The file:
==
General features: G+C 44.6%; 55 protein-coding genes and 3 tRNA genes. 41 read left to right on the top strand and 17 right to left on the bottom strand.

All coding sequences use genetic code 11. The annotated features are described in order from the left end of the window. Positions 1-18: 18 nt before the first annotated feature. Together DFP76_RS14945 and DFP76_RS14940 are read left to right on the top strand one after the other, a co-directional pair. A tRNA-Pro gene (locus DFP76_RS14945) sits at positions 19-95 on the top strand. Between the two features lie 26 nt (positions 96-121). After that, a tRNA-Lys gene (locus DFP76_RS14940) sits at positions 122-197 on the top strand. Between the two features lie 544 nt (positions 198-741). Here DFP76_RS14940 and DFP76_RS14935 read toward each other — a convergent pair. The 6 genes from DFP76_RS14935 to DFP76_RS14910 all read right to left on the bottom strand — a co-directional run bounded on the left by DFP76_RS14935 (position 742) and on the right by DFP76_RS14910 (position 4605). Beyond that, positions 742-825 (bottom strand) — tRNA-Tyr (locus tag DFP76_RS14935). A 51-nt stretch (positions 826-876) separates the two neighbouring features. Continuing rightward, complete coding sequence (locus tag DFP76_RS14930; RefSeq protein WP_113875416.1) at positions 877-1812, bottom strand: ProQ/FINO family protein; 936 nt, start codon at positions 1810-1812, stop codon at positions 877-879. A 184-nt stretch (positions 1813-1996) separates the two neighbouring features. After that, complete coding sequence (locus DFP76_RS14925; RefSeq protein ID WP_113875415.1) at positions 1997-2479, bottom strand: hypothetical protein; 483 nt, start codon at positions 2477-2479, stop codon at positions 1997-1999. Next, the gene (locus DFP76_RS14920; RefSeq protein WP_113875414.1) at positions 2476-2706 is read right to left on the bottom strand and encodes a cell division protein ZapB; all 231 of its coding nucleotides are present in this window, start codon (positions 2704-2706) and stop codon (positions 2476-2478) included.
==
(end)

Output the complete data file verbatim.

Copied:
General features: G+C 44.6%; 55 protein-coding genes and 3 tRNA genes. 41 read left to right on the top strand and 17 right to left on the bottom strand.

All coding sequences use genetic code 11. The annotated features are described in order from the left end of the window. Positions 1-18: 18 nt before the first annotated feature. Together DFP76_RS14945 and DFP76_RS14940 are read left to right on the top strand one after the other, a co-directional pair. A tRNA-Pro gene (locus DFP76_RS14945) sits at positions 19-95 on the top strand. Between the two features lie 26 nt (positions 96-121). After that, a tRNA-Lys gene (locus DFP76_RS14940) sits at positions 122-197 on the top strand. Between the two features lie 544 nt (positions 198-741). Here DFP76_RS14940 and DFP76_RS14935 read toward each other — a convergent pair. The 6 genes from DFP76_RS14935 to DFP76_RS14910 all read right to left on the bottom strand — a co-directional run bounded on the left by DFP76_RS14935 (position 742) and on the right by DFP76_RS14910 (position 4605). Beyond that, positions 742-825 (bottom strand) — tRNA-Tyr (locus tag DFP76_RS14935). A 51-nt stretch (positions 826-876) separates the two neighbouring features. Continuing rightward, complete coding sequence (locus tag DFP76_RS14930; RefSeq protein WP_113875416.1) at positions 877-1812, bottom strand: ProQ/FINO family protein; 936 nt, start codon at positions 1810-1812, stop codon at positions 877-879. A 184-nt stretch (positions 1813-1996) separates the two neighbouring features. After that, complete coding sequence (locus DFP76_RS14925; RefSeq protein ID WP_113875415.1) at positions 1997-2479, bottom strand: hypothetical protein; 483 nt, start codon at positions 2477-2479, stop codon at positions 1997-1999. Next, the gene (locus DFP76_RS14920; RefSeq protein WP_113875414.1) at positions 2476-2706 is read right to left on the bottom strand and encodes a cell division protein ZapB; all 231 of its coding nucleotides are present in this window, start codon (positions 2704-2706) and stop codon (positions 2476-2478) included.